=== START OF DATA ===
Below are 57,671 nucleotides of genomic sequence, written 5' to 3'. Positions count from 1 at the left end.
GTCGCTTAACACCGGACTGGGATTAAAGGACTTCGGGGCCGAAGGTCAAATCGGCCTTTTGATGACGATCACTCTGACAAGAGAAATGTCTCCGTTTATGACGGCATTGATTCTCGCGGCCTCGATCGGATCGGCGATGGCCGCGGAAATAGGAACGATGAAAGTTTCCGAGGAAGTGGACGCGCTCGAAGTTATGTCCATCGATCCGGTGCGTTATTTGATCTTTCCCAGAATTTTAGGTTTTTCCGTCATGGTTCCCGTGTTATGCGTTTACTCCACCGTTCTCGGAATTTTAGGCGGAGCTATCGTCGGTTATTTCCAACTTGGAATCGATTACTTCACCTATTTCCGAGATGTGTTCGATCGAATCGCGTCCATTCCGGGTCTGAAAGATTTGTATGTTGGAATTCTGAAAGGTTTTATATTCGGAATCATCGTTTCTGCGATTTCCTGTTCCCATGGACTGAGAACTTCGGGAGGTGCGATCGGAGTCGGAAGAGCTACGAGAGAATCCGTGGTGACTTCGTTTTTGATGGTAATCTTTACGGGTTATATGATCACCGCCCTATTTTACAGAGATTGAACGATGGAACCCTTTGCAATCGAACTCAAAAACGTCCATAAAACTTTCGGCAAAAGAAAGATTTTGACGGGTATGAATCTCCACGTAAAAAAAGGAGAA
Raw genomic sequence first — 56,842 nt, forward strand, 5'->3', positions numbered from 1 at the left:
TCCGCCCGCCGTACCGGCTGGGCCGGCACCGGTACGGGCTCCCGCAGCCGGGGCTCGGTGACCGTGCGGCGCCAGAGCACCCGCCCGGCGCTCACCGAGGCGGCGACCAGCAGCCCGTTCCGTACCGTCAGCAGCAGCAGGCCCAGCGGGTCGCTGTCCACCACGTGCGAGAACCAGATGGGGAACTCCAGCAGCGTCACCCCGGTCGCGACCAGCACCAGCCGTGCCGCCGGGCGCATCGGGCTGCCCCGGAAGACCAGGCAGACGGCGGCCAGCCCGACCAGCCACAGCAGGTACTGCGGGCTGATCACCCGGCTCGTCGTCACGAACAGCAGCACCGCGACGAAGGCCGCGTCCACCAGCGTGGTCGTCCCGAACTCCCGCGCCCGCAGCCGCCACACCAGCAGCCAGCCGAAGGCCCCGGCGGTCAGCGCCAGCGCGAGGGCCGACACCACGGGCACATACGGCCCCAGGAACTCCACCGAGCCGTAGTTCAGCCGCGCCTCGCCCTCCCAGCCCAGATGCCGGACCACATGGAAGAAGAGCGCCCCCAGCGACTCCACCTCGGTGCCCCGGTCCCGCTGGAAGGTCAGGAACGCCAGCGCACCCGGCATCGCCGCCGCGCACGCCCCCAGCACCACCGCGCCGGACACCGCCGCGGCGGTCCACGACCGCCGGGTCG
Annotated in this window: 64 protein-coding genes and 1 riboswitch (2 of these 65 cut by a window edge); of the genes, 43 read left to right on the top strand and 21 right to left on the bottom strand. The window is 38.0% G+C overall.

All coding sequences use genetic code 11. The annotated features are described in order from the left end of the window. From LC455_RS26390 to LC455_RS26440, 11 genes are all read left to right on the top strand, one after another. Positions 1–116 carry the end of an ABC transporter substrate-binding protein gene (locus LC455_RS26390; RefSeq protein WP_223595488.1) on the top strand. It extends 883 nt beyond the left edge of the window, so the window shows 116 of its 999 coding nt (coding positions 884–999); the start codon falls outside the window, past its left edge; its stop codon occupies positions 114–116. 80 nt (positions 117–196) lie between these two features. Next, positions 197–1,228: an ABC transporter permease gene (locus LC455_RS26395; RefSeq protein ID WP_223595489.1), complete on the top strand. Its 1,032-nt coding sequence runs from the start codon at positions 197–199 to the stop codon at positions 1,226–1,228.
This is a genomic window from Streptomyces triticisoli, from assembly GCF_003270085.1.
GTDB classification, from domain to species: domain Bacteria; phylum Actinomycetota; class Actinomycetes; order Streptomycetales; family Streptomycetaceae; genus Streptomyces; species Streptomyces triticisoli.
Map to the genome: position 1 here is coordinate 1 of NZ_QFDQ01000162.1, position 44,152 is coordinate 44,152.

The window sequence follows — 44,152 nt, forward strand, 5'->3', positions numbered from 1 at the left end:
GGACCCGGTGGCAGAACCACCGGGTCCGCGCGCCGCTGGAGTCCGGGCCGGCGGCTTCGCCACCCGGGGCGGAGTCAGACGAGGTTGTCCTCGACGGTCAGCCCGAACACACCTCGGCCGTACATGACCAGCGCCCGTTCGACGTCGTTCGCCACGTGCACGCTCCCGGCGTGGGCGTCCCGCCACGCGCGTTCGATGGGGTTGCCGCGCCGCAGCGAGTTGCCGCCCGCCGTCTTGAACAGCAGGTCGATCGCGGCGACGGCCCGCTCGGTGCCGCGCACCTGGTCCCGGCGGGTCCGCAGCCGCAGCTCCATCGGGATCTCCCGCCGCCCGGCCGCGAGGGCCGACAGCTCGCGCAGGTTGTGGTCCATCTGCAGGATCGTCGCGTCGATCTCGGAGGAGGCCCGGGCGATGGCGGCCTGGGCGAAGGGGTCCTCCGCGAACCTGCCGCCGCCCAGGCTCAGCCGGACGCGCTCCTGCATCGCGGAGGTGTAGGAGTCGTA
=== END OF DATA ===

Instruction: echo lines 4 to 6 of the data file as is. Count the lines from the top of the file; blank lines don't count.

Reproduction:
TCCGCCCGCCGTACCGGCTGGGCCGGCACCGGTACGGGCTCCCGCAGCCGGGGCTCGGTGACCGTGCGGCGCCAGAGCACCCGCCCGGCGCTCACCGAGGCGGCGACCAGCAGCCCGTTCCGTACCGTCAGCAGCAGCAGGCCCAGCGGGTCGCTGTCCACCACGTGCGAGAACCAGATGGGGAACTCCAGCAGCGTCACCCCGGTCGCGACCAGCACCAGCCGTGCCGCCGGGCGCATCGGGCTGCCCCGGAAGACCAGGCAGACGGCGGCCAGCCCGACCAGCCACAGCAGGTACTGCGGGCTGATCACCCGGCTCGTCGTCACGAACAGCAGCACCGCGACGAAGGCCGCGTCCACCAGCGTGGTCGTCCCGAACTCCCGCGCCCGCAGCCGCCACACCAGCAGCCAGCCGAAGGCCCCGGCGGTCAGCGCCAGCGCGAGGGCCGACACCACGGGCACATACGGCCCCAGGAACTCCACCGAGCCGTAGTTCAGCCGCGCCTCGCCCTCCCAGCCCAGATGCCGGACCACATGGAAGAAGAGCGCCCCCAGCGACTCCACCTCGGTGCCCCGGTCCCGCTGGAAGGTCAGGAACGCCAGCGCACCCGGCATCGCCGCCGCGCACGCCCCCAGCACCACCGCGCCGGACACCGCCGCGGCGGTCCACGACCGCCGGGTCG
Annotated in this window: 64 protein-coding genes and 1 riboswitch (2 of these 65 cut by a window edge); of the genes, 43 read left to right on the top strand and 21 right to left on the bottom strand. The window is 38.0% G+C overall.

All coding sequences use genetic code 11. The annotated features are described in order from the left end of the window. From LC455_RS26390 to LC455_RS26440, 11 genes are all read left to right on the top strand, one after another. Positions 1–116 carry the end of an ABC transporter substrate-binding protein gene (locus LC455_RS26390; RefSeq protein WP_223595488.1) on the top strand. It extends 883 nt beyond the left edge of the window, so the window shows 116 of its 999 coding nt (coding positions 884–999); the start codon falls outside the window, past its left edge; its stop codon occupies positions 114–116. 80 nt (positions 117–196) lie between these two features. Next, positions 197–1,228: an ABC transporter permease gene (locus LC455_RS26395; RefSeq protein ID WP_223595489.1), complete on the top strand. Its 1,032-nt coding sequence runs from the start codon at positions 197–199 to the stop codon at positions 1,226–1,228.